Earlier this year, I read about the decision to eliminate the $500 million wildfire reserve fund established in the wake of the horrific California wildfires of 2003, an event which quickly exhausted the regular funds available for fighting fires and required emergency funding to completely extinguish the fires. I wrote a letter to California Senator Diane Feinstein, a firm proponent of wildland fire mitigation, about my concerns. She responded as follows:
Thank you for writing to express your concern regarding sufficient funding for preventing and fighting fires in California. I appreciate hearing from you and apologize for the delay in my response.
As you may know, I am very concerned about the large amount of lands that are currently at high risk of unnatural fire, especially in California. I want to ensure that we are doing everything possible to treat the hazardous fuels build up that helped fuel many of the catastrophic fires in the West during recent fire seasons, and prevent such fires in the future. As a strong supporter of the Healthy Forests Restoration Act, I believe this program protects our forests from catastrophic fire by expediting the thinning of hazardous fuels and at the same time provides the first legal protection for old-growth trees.
Through a bi-partisan agreement, the Forest Service Firefighting Reserve Fund received the full $500 million funding in the Fiscal Year 2006 Interior Appropriations bill. Unfortunately, the President’s supplemental request stripped this funding from the Firefighting Reserve Fund. Over my objections, Congress agreed to this part of the President’s supplemental request, and the Firefighting Reserve Fund has not been funded for this upcoming year. Please know that as a member of the Senate Appropriations Committee, I value hearing your input and will continue to expend every effort in this upcoming year to obtain adequate funding for fighting fires in California.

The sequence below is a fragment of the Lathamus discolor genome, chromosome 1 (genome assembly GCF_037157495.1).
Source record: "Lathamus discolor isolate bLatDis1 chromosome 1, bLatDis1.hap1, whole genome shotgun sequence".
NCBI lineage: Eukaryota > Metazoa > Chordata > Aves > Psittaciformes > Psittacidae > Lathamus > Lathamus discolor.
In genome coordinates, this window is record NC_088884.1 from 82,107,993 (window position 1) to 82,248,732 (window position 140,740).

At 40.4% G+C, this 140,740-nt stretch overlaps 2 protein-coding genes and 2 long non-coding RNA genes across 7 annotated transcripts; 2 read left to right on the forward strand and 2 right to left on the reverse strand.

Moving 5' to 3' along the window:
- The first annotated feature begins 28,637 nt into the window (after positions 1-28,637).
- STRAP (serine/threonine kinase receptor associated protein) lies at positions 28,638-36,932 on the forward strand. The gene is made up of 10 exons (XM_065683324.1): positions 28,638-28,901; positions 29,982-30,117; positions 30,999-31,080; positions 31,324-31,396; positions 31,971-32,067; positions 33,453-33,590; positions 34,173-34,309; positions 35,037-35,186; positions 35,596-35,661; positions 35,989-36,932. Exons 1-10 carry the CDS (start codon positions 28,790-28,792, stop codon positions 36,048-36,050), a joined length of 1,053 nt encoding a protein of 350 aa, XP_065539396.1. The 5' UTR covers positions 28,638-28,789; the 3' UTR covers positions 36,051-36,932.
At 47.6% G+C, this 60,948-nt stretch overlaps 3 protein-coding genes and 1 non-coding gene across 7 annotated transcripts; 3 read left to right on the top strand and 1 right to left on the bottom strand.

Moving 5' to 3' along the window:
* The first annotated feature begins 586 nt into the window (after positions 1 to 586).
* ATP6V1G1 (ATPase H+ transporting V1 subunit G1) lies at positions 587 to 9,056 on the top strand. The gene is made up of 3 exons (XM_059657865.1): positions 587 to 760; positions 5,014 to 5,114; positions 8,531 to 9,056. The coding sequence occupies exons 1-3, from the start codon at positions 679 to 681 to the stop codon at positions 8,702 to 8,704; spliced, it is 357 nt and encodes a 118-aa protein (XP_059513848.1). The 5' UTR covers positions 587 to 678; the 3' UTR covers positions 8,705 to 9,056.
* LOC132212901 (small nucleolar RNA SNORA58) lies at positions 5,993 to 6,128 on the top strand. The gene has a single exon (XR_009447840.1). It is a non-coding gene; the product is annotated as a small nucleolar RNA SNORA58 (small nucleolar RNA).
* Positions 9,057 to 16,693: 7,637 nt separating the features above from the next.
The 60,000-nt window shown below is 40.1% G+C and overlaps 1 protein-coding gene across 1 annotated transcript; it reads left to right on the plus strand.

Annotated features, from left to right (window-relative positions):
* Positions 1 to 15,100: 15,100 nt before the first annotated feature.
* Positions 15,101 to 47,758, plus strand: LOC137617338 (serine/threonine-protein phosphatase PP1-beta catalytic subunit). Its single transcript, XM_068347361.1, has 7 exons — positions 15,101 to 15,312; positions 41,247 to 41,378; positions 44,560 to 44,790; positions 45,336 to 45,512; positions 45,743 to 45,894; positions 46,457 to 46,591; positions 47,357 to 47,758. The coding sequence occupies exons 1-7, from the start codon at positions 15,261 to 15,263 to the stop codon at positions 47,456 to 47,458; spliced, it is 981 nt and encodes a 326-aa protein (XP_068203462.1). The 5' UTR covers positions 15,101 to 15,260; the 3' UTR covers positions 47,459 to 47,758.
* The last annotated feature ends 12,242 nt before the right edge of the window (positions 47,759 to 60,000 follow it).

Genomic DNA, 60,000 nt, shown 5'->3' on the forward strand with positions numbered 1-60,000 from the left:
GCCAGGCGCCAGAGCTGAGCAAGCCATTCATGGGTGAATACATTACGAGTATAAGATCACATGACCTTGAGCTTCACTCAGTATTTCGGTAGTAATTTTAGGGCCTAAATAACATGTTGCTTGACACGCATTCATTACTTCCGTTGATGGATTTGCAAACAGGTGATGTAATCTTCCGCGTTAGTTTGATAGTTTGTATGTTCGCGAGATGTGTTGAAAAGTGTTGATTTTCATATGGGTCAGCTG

It’s a tragedy when the federal government learns a lesson the hard way (as it did after the 2003 California wildfires) then quickly forgets it a couple of years later because they need money to cover the costs of their mistakes. I tracked the progress of the Healthy Forests Restoration Act through Congress and it was an uphill battle to get the legislation approved in the first place. How many more disasters involving the massive destruction of homes and forests (not to mention lives lost) do the people of the US have to suffer before the federal government learns to leave appropriate emergency funds in place? I can see it’s going to be an interesting year ahead…